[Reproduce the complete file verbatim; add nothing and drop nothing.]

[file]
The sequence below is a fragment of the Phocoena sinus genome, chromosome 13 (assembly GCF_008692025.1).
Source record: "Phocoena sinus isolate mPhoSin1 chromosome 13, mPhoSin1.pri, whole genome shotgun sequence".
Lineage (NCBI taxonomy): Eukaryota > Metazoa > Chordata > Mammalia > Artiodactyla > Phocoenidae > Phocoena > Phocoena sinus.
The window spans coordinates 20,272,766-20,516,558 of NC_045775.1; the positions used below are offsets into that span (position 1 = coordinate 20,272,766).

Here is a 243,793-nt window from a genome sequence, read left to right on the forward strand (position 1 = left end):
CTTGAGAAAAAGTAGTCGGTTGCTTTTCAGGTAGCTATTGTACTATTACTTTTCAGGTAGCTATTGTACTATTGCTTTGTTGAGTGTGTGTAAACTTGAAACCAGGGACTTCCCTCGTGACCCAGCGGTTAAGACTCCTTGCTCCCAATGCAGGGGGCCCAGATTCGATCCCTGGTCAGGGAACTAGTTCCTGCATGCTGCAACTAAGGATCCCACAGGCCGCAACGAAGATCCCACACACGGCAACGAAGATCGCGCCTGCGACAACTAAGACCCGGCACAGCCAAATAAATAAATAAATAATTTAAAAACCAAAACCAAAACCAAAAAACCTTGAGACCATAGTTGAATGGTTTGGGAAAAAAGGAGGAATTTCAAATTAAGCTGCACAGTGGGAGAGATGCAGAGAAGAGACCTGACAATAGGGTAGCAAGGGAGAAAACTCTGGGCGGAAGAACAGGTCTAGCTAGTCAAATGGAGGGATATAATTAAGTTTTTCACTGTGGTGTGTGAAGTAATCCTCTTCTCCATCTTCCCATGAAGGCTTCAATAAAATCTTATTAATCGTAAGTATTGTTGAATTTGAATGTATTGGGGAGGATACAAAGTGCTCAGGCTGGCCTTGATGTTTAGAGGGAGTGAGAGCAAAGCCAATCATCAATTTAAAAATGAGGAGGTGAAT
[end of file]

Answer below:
The sequence below is a fragment of the Phocoena sinus genome, chromosome 13 (assembly GCF_008692025.1).
Source record: "Phocoena sinus isolate mPhoSin1 chromosome 13, mPhoSin1.pri, whole genome shotgun sequence".
Lineage (NCBI taxonomy): Eukaryota > Metazoa > Chordata > Mammalia > Artiodactyla > Phocoenidae > Phocoena > Phocoena sinus.
The window spans coordinates 20,272,766-20,516,558 of NC_045775.1; the positions used below are offsets into that span (position 1 = coordinate 20,272,766).

Here is a 243,793-nt window from a genome sequence, read left to right on the forward strand (position 1 = left end):
CTTGAGAAAAAGTAGTCGGTTGCTTTTCAGGTAGCTATTGTACTATTACTTTTCAGGTAGCTATTGTACTATTGCTTTGTTGAGTGTGTGTAAACTTGAAACCAGGGACTTCCCTCGTGACCCAGCGGTTAAGACTCCTTGCTCCCAATGCAGGGGGCCCAGATTCGATCCCTGGTCAGGGAACTAGTTCCTGCATGCTGCAACTAAGGATCCCACAGGCCGCAACGAAGATCCCACACACGGCAACGAAGATCGCGCCTGCGACAACTAAGACCCGGCACAGCCAAATAAATAAATAAATAATTTAAAAACCAAAACCAAAACCAAAAAACCTTGAGACCATAGTTGAATGGTTTGGGAAAAAAGGAGGAATTTCAAATTAAGCTGCACAGTGGGAGAGATGCAGAGAAGAGACCTGACAATAGGGTAGCAAGGGAGAAAACTCTGGGCGGAAGAACAGGTCTAGCTAGTCAAATGGAGGGATATAATTAAGTTTTTCACTGTGGTGTGTGAAGTAATCCTCTTCTCCATCTTCCCATGAAGGCTTCAATAAAATCTTATTAATCGTAAGTATTGTTGAATTTGAATGTATTGGGGAGGATACAAAGTGCTCAGGCTGGCCTTGATGTTTAGAGGGAGTGAGAGCAAAGCCAATCATCAATTTAAAAATGAGGAGGTGAAT